DP: The archive, artwork, and the self all have complex relationships with materiality. What do you find at the intersection of art as an archive of the self, of a broader community?

OF: At that intersection, I personally find a lifetime of work. It is the intractable question: How do we transpose ourselves into forms and representations that convey us? What I can say is that “Anticulation” offers a wide array of answers to the question. The artists each took very different approaches to considering archival. I think Aishah Balogun, Nathalie Charles, and Erin Macanze’s work raised significant questions about the camera’s capacity for self-documentation. But across the board, my artists give you plenty to consider around the question of archive and particularly archive on the margin.

DP: How did you see this idea of anticulation embodied in your creative process or in your artwork included in this show?

Erin Macanze: My recent work engages a lot with archival temporality and the rupture of the passing down of ancestral knowledge. To actively go through archival processes, in a process of rediscovering who you are in conjunction with shared histories, is key to the framework of anticulation.

Storm Stokes: We were inspired by a discussion of queering time as a method of memory and existence. We wanted to create a structured improv that used a strategic cycling of language and movement to illustrate a collective and eternal consciousness. As dancers in other spaces on campus, it was a great opportunity for us to explore performance amidst visual aesthetics.

Azi Jones: Having the chance to put summer-funded work that I feel might have otherwise sat on my desktop in a show alongside peers whose work I really admire is something I think Princeton needs so much more of. Students must be able to have better access to the spaces they need in order to do more stuff like this.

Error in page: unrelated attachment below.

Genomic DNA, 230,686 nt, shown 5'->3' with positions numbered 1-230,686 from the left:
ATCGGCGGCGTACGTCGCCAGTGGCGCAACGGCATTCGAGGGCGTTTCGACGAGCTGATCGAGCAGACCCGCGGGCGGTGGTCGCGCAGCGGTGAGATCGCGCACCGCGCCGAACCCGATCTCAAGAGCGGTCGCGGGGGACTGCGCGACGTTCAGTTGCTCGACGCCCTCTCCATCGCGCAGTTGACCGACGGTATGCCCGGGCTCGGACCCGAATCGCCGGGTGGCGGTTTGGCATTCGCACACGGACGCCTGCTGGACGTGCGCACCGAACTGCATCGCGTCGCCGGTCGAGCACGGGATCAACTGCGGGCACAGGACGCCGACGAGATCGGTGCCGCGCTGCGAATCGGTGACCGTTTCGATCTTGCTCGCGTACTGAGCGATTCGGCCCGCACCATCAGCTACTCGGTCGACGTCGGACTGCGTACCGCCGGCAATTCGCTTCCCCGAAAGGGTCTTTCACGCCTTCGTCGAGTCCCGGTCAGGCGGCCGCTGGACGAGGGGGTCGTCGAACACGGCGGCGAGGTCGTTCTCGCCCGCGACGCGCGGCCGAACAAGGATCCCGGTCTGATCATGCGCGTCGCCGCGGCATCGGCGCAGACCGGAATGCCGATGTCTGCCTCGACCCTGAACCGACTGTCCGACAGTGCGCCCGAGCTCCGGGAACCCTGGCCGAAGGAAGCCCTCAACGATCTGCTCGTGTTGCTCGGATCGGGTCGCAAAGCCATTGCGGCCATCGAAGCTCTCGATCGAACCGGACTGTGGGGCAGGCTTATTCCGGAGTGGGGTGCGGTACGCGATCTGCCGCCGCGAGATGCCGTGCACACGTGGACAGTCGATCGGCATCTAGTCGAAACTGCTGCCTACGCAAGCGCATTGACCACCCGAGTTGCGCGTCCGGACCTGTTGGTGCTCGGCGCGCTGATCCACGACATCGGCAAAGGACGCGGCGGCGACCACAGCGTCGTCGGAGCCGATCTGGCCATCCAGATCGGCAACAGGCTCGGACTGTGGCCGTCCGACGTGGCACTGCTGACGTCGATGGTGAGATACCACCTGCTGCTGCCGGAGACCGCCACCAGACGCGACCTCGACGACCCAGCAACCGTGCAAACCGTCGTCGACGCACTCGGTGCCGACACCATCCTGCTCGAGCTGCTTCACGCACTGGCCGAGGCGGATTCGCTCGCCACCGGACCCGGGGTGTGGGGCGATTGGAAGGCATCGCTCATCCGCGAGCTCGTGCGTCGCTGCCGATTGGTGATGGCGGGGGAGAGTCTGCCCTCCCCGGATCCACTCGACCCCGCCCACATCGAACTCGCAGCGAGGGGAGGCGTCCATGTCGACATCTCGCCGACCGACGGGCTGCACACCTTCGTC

Collin Riggins: I view my work, “a n d y o u w i l l f i n d ,” as doing a few things. First, it was a sonic experiment. John Coltrane is probably most known for his mastery of free jazz, which basically attempted to disrupt structure and tempo through improvisation. If you listen, it sounds much different than cool jazz or bebop or any of those earlier forms which were much smoother. So, when folks heard Coltrane’s free jazz, many cats realized they couldn’t dance to it. It was too damn confusing. 

To me, I always thought that was some radical sugar honey iced tea — to throw a wrench in convention and make people sit with that. But I also questioned whether the idea that you couldn’t dance to Trane was entirely true. So, I had my good friend Khari perform an improvisational dance to contemporary hip-hop music that I felt captured the militancy of free jazz. When I synced his movement to Trane’s Ascension, I could really see the ways in which they labored in harmony. They ebbed and flowed together, working as a unit. The thing that brought them together was their radical freedom in expression and refusal to abide by structure.

“a n d y o u w i l l f i n d ” was also a tribute to black militancy more broadly. This is where the idea of anticulation really comes in. The ways in which the tradition of black militancy is captured in the archive — which is to say American consciousness — often demonizes black thought. You would think that folks like Fred Hampton were driven by an intense hate and intense hate alone. That is definitely an easier way to understand his ultimate murder by the FBI than to actually confront the insidious legacy of white supremacy. 

Yet, when you actually engage with this archival materiality, you find the opposite to be true. These thinkers — thinkers that many of us are still trying to catch up to — were driven by the opposite: an unyielding love. They articulated this love in such profound ways and actively anticipated and worked towards a world that could hold such love in abundance. My film attempts to take footage of black militancy as it exists in the archive and center the love that undergirds it. I hope that this practice can inspire folks to really consider how narrative functions in collective American memory.

José Pablo Fernández García is a senior from Ohio and a head editor for The Prospect at the ‘Prince.’ He can be reached at jpgarcia@princeton.edu.